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Grant Puts UI Water Tracking Software on Space Station

University of Idaho College of Agricultural and Life Sciences water resources Professor Richard G. Allen’s decades-long efforts to use satellite imagery to track irrigation water use on Earth has a new platform: the International Space Station.

Allen, who is based at UI’s Kimberly Research and Extension Center, received a $155,000 grant from NASA in 2016 to develop software to estimate water consumption on Earth as part of the space agency’s .

NASA wants to measure surface temperatures around the globe to better understand plant-water dynamics and future ecosystem changes related to climate.

In 2009, Allen and colleagues at the Idaho Department of Water Resources were honored by Harvard University’s Ash Institute with an Innovations in American Government Award for developing the satellite-based system known as METRIC. It tracks irrigation water consumption by measuring how much water evaporates and how much is released by plants.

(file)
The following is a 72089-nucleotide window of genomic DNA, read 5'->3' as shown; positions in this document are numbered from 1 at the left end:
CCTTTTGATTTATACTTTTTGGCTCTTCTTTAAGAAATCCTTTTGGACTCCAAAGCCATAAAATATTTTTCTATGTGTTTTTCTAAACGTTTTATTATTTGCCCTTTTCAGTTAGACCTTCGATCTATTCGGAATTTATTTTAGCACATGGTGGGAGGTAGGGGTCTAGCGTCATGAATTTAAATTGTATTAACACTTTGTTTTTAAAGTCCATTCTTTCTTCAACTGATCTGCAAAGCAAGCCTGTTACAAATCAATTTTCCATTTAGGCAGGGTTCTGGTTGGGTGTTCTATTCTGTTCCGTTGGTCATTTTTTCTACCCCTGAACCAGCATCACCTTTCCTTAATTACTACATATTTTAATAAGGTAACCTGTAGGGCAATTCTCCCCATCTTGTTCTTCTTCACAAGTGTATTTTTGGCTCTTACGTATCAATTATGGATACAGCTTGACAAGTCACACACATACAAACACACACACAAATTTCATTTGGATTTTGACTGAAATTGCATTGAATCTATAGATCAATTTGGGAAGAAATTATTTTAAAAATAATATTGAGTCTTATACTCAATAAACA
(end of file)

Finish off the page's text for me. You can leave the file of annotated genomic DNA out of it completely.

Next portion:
In the years since, Allen has worked with Google engineers and colleagues in other states to advance space-based water monitoring on Earth.

The goal for the International Space Station effort is to better identify critical water stress points in key areas on Earth that may be affected most by climate change, better under-stand how and when plants need water, and measure agricultural water use throughout the U.S. to improve drought monitoring.

The mission is scheduled to launch in 2020 and operate for two years.

Article by Bill Loftus, College of Agricultural and Life Sciences

Rick Allen
Water Resources Professor Richard G. Allen

ECOSTRESS: Monitoring plants from space

The ECOsystem Spaceborne Thermal Radiometer Experiment on Space Station (ECOSTRESS) instrument will study plant health and water stress from the vantage point of the International Space Station.

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